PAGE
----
National Geographic : 1964 Jan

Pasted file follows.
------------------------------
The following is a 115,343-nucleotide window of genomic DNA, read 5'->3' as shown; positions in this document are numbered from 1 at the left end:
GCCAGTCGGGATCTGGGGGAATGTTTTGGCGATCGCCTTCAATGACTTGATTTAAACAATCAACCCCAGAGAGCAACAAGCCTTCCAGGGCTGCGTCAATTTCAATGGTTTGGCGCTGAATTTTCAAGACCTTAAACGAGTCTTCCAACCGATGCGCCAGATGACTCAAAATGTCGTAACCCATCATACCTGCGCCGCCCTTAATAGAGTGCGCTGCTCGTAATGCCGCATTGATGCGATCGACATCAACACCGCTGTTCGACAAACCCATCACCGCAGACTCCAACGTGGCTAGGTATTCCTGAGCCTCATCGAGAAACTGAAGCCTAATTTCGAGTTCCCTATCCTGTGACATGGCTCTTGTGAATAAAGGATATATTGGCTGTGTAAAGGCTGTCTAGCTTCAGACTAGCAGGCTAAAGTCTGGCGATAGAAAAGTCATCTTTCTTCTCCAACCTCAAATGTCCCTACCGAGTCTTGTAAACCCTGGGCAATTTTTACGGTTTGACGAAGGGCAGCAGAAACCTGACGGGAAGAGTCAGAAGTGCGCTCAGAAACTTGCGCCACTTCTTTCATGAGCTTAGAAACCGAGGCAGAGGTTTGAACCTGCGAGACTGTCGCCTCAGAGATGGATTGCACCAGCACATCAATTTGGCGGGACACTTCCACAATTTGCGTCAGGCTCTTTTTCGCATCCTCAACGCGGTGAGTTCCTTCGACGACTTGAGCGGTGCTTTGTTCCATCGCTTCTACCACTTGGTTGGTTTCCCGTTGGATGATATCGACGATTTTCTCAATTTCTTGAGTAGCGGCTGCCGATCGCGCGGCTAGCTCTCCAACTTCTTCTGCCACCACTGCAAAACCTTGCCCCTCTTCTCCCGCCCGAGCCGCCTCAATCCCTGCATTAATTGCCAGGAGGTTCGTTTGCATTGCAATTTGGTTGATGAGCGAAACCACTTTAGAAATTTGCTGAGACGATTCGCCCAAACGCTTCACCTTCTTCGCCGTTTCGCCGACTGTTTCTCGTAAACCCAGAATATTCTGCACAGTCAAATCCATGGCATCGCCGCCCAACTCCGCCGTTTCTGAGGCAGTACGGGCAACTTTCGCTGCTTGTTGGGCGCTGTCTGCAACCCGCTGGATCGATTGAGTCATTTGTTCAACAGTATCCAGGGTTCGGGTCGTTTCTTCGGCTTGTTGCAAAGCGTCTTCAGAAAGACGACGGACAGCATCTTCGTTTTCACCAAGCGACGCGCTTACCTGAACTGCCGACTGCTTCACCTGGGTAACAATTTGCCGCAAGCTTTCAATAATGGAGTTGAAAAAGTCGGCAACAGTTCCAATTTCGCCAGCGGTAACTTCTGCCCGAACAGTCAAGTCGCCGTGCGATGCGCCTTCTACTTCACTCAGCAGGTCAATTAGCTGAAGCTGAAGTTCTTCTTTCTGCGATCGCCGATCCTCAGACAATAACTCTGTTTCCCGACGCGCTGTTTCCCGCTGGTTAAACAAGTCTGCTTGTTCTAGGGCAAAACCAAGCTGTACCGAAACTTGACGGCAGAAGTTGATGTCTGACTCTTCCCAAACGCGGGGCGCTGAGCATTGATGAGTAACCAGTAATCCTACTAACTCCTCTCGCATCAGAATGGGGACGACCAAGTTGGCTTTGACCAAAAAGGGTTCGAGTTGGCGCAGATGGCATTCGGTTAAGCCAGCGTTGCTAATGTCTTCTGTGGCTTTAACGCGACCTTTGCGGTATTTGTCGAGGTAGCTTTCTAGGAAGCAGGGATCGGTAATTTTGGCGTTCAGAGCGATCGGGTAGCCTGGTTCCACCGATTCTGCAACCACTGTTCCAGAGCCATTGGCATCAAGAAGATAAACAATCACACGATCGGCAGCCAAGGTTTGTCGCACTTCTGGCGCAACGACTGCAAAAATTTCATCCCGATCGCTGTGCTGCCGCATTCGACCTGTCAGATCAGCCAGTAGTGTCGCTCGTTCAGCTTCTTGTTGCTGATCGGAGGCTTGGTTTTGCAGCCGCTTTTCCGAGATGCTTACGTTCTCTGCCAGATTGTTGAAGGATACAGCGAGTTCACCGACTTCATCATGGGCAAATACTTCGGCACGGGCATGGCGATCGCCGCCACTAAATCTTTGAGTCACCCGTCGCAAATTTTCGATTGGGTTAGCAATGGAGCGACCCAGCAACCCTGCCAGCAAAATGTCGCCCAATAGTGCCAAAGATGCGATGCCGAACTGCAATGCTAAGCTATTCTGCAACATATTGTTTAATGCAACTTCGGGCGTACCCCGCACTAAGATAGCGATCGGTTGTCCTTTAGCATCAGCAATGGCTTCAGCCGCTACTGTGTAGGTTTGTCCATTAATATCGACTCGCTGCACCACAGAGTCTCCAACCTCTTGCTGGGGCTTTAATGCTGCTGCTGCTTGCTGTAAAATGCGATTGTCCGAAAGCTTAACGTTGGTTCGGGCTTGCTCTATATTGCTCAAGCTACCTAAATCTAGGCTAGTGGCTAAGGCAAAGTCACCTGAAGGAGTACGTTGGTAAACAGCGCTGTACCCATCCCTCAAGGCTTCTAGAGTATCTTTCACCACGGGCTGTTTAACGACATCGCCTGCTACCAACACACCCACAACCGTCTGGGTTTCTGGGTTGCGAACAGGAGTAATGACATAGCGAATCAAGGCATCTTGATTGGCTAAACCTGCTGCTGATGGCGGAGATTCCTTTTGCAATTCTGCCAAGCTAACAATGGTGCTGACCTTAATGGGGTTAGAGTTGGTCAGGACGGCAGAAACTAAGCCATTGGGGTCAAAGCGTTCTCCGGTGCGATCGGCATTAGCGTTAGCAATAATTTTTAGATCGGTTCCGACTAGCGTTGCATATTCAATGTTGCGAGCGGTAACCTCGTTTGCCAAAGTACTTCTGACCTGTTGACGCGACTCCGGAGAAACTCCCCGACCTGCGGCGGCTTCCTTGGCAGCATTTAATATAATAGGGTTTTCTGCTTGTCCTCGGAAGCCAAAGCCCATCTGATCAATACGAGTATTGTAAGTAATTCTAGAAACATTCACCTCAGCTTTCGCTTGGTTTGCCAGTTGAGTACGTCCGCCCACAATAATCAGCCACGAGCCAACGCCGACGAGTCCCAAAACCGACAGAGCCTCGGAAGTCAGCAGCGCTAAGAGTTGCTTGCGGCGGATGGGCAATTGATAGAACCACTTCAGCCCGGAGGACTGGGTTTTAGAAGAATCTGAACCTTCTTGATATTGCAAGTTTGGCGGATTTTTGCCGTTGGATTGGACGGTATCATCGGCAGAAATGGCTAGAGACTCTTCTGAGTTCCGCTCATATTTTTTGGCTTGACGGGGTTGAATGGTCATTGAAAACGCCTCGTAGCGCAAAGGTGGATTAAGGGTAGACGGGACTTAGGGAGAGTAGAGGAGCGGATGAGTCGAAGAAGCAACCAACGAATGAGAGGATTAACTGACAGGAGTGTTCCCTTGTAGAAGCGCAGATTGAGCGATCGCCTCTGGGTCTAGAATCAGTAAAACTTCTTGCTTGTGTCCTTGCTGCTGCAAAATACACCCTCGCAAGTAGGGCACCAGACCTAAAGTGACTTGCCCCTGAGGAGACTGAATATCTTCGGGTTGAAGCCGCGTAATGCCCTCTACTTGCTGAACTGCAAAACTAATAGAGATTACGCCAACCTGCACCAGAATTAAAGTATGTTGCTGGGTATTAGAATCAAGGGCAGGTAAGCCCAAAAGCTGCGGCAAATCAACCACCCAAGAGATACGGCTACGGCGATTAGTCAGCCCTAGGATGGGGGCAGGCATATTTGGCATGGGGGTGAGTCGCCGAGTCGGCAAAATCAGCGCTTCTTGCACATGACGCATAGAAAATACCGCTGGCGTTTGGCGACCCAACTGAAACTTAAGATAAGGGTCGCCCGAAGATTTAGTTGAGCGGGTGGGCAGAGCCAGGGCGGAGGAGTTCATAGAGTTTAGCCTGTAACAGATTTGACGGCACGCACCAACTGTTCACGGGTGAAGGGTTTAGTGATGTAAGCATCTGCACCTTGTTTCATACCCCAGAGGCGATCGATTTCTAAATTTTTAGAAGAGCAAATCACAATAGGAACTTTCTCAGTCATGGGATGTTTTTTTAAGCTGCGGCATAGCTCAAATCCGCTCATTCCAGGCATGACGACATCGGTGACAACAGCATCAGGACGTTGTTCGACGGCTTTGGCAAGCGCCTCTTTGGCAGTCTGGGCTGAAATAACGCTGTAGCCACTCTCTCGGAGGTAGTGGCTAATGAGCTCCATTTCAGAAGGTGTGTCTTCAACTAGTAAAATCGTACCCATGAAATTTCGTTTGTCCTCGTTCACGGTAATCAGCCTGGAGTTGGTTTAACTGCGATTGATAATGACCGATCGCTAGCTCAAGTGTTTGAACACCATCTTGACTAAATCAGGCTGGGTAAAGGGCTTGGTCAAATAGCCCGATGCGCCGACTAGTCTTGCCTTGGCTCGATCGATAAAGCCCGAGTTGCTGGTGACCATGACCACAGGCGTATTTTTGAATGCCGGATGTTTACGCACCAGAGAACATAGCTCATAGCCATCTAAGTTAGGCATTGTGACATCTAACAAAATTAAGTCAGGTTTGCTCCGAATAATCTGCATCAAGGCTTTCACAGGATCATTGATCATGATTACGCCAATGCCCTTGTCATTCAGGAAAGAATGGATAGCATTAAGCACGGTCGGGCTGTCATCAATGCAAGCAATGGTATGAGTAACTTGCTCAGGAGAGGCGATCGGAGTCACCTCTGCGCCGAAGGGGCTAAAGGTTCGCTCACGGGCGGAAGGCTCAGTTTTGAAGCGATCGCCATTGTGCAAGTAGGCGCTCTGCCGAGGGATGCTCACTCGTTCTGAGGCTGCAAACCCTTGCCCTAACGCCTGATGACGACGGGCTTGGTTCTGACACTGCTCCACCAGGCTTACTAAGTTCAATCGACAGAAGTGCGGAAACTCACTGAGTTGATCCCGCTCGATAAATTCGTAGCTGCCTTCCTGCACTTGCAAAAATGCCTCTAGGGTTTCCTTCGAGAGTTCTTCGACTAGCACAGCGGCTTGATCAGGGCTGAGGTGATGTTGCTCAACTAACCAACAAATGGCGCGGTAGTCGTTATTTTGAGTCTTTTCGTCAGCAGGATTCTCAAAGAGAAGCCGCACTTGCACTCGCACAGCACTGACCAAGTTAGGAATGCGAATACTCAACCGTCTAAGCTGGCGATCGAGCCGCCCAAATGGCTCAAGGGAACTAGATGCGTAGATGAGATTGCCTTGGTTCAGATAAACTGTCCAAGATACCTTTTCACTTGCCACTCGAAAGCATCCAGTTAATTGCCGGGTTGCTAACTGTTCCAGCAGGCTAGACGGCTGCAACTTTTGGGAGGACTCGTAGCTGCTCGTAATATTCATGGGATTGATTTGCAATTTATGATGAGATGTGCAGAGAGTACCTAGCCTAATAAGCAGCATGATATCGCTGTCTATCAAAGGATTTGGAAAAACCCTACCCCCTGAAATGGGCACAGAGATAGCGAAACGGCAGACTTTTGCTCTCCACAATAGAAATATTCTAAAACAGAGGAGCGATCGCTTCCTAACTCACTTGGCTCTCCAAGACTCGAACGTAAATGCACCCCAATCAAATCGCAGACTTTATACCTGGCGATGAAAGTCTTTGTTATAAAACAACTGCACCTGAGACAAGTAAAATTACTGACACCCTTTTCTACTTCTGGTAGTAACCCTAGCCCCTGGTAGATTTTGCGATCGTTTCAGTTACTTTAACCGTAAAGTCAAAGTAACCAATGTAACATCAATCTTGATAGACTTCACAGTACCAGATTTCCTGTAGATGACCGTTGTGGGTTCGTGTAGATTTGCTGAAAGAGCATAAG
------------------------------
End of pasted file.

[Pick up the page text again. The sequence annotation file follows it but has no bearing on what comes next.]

HS EKTACHROME(ABOVE) AND KODACHROME In the heart of the Capitol-the 96-foot wide Rotunda beneath the great dome-five million pilgrims pause each year to get their bearings as they visit the fountainhead of the Nation's laws. In the paintings, Corn wallis's troops surrender (left), Washington becomes a private citizen as the Revolution ends, Pilgrims leave the Old World, and Columbus sets foot in the New (page 10). The Rotunda was a no man's land in the Capitol's early days because neither House nor Senate would assume responsibility for it. Peddlers moved in, and visitors could buy apple peelers or corn shellers here, or view a panorama of Paris for 50 cents. Child's arms reach up toward a contemplative Lincoln, a statue by Vinnie Ream (left), from sketches made in her teens. A friend asked Lincoln to pose for the artistically talented girl, explaining that she was a Government clerk who made only $600 a year. "Well, that's nothing agin' her," remarked Lin coln, dropping into dialect, and agreed. Congress paid her $15,000 for the statue LBRARY OF CONGRESS and unveiled it in 1871.